Evolution theory is such as misunderstood concept.  Apart from mixing up is and ought, many get stuck up over animals.  In fact evolution theory can be applied to everything which reproduces.  This not only applies to animals but to fungi, plants, algae and microorganisms too.  No living organisms’ existence can be taken for granted.  All have a common origin and have changed over time.

Evolution is something happening to populations of lifeforms.  Individual genetic differences arise randomly in a population.  Some of these mean the carrier has more surviving children.  Such hereditary characters get more common over time.  As time goes this can result in the emergence of considerable changes.  These arise though gradual modification of already existing forms of organs and abilities.  It is not possible for evolution to invent something entirely new.  On the other hand, characteristics don’t have to exist in their current form.  They can still be useful.

Speciation is usually about a population dividing in two.  Changes then accumulate in different populations.  Either because different characteristics mean an advantage in different environments.  Or else it is about chance.  Gradually they may lose the ability to reproduce with each other.  It happens single individuals give rise to new species.  But this only applies to beings which can conceive themselves.  There are lifeforms which reproduce trough division too.  However, one then has to use physical resemblance to define a species.

One may naturally wonder how eusociality arose.  The explanation is how large part of their genes the animals share with their siblings.  In at least some insects, females have two sets of genes.  The males only have one which they entirely transfer to each child.  The result is full sisters sharing 3/4 of their genes.  Half-sisters share as many genes as females do with their daughters.  Females helping their mother getting more daughters will then pass on more of their genes.  At the same time, it is advantageous to the group if its members are more diverse.  All workers in a beehive are for this reason full or half-sisters.  Same applies to worker-ants and different forms of termites.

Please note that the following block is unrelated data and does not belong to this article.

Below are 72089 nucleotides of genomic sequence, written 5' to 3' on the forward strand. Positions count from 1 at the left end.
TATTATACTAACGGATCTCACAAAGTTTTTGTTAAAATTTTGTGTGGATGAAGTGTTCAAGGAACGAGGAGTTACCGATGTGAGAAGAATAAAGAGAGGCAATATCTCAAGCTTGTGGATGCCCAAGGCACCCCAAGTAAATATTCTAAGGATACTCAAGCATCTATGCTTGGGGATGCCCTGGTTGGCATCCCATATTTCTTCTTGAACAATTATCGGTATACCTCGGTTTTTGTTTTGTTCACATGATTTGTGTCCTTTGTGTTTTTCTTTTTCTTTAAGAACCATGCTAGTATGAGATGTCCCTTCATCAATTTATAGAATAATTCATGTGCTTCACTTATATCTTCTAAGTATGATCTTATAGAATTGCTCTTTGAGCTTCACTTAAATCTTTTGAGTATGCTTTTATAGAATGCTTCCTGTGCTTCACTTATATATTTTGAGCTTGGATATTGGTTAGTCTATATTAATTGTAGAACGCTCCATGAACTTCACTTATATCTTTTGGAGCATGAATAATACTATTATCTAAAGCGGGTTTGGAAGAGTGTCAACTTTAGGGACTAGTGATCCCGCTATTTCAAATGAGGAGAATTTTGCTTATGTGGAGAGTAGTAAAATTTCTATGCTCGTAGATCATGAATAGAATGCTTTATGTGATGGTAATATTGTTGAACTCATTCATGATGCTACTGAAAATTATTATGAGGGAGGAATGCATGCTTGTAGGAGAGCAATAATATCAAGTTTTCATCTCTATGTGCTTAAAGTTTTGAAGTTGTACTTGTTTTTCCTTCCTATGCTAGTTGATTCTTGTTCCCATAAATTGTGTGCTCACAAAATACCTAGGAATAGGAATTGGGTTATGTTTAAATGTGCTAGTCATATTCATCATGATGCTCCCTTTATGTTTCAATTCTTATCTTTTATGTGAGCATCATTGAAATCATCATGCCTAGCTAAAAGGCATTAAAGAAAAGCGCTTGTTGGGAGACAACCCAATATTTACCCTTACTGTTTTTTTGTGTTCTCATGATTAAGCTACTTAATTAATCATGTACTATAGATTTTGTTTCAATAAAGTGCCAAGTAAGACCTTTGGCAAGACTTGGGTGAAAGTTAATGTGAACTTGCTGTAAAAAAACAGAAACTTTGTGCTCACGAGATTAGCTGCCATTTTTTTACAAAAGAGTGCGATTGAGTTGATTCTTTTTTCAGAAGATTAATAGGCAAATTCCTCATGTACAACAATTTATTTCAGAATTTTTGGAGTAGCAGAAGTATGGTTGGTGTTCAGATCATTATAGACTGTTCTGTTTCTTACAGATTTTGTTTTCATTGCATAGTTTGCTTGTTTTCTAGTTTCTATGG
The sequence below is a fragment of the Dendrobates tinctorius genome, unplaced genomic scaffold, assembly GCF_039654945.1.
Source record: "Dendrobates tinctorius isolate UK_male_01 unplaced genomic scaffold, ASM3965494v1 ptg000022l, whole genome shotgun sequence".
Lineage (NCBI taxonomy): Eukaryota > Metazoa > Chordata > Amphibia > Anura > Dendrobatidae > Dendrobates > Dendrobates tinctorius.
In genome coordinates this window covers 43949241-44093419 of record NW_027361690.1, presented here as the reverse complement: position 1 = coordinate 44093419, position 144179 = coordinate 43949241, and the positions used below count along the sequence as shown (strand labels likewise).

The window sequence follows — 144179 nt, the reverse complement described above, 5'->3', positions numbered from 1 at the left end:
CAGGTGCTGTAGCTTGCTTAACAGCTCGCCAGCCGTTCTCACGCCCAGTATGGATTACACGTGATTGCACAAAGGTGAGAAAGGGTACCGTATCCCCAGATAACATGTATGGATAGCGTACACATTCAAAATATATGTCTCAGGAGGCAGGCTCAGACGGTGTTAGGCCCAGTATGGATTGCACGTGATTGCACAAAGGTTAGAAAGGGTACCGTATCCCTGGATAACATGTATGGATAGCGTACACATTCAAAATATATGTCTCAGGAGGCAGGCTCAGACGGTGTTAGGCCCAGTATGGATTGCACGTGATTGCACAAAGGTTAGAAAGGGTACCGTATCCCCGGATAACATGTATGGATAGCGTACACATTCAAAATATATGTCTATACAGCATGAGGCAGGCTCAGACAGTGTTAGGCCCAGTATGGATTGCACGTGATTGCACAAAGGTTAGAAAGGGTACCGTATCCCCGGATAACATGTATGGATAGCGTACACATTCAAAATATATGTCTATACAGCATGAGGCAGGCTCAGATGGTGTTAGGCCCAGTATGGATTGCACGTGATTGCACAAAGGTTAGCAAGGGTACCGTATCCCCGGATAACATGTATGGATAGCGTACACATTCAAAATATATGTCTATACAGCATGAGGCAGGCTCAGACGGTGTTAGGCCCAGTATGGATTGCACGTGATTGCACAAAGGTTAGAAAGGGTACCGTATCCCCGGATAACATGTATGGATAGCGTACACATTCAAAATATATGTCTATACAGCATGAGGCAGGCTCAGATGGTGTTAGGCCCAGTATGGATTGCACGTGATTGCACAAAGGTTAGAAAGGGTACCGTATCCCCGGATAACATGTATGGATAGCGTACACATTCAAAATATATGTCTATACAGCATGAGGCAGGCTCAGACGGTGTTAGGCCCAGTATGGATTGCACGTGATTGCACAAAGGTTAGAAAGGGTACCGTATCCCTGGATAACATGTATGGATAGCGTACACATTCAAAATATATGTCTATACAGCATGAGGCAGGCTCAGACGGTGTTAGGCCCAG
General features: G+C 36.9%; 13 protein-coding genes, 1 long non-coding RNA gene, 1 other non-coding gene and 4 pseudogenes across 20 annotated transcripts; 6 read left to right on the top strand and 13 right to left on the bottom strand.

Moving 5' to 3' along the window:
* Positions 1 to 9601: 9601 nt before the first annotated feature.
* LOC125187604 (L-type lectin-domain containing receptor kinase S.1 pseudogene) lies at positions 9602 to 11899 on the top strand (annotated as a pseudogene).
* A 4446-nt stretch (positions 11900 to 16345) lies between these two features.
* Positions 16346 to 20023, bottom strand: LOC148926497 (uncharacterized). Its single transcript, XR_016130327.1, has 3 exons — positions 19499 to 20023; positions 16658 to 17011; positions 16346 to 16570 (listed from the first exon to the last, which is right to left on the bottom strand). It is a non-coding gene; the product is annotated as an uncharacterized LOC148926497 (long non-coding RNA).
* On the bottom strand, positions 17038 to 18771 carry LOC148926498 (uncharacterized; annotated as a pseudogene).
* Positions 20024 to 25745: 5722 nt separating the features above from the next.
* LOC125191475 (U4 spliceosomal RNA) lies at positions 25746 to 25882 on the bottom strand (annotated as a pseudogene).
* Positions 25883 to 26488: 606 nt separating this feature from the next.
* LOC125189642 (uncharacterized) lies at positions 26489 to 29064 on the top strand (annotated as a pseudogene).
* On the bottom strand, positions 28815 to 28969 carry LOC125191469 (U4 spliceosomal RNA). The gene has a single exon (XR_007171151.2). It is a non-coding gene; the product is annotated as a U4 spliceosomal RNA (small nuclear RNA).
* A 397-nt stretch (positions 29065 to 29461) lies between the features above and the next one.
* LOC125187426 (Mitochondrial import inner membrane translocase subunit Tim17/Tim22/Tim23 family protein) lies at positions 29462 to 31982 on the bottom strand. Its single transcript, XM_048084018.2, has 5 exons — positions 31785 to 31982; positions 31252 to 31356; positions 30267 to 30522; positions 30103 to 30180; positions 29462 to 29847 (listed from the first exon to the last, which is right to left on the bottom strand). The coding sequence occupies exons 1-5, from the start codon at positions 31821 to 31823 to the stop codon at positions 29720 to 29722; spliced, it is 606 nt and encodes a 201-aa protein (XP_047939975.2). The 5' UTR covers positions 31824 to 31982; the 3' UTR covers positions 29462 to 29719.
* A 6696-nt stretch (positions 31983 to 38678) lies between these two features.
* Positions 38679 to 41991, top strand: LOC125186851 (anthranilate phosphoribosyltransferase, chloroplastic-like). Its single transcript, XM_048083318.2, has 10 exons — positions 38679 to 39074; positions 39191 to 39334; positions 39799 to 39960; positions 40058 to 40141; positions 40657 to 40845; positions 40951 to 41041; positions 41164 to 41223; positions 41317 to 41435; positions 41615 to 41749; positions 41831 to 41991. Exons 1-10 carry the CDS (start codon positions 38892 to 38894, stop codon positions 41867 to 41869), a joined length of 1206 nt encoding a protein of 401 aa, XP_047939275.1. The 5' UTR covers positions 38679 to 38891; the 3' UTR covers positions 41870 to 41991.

In mammals it is both sexes which have two sets of genes.  Normally this means siblings only share half of their genes.  This is no more than they share with each of their children.  The only mammals which are eusocial are the naked mole-rat and the Damara mole-rat.  This behaviour works for them because they are severely inbreed.  This makes them share considerably more genes with their siblings than with their own children.  Then eusociality can evolve in the same way as in insects.

In species where most can reproduce a different type of cooperation can arise.  It is then a matter of a favour for a favour.  One example of this is birds flying in V formation.  It becomes easier for birds to fly if they fly diagonally behind another one.  But for everyone to earn from it everyone must more or less take turn flying first.  The flock member who never flies first I think would be ostracised.  Alternatively, this cooperation only works as long as those taking advantage remains few.  The origin of human society can also be explained this way.


Uploaded on the 29th of January 2024.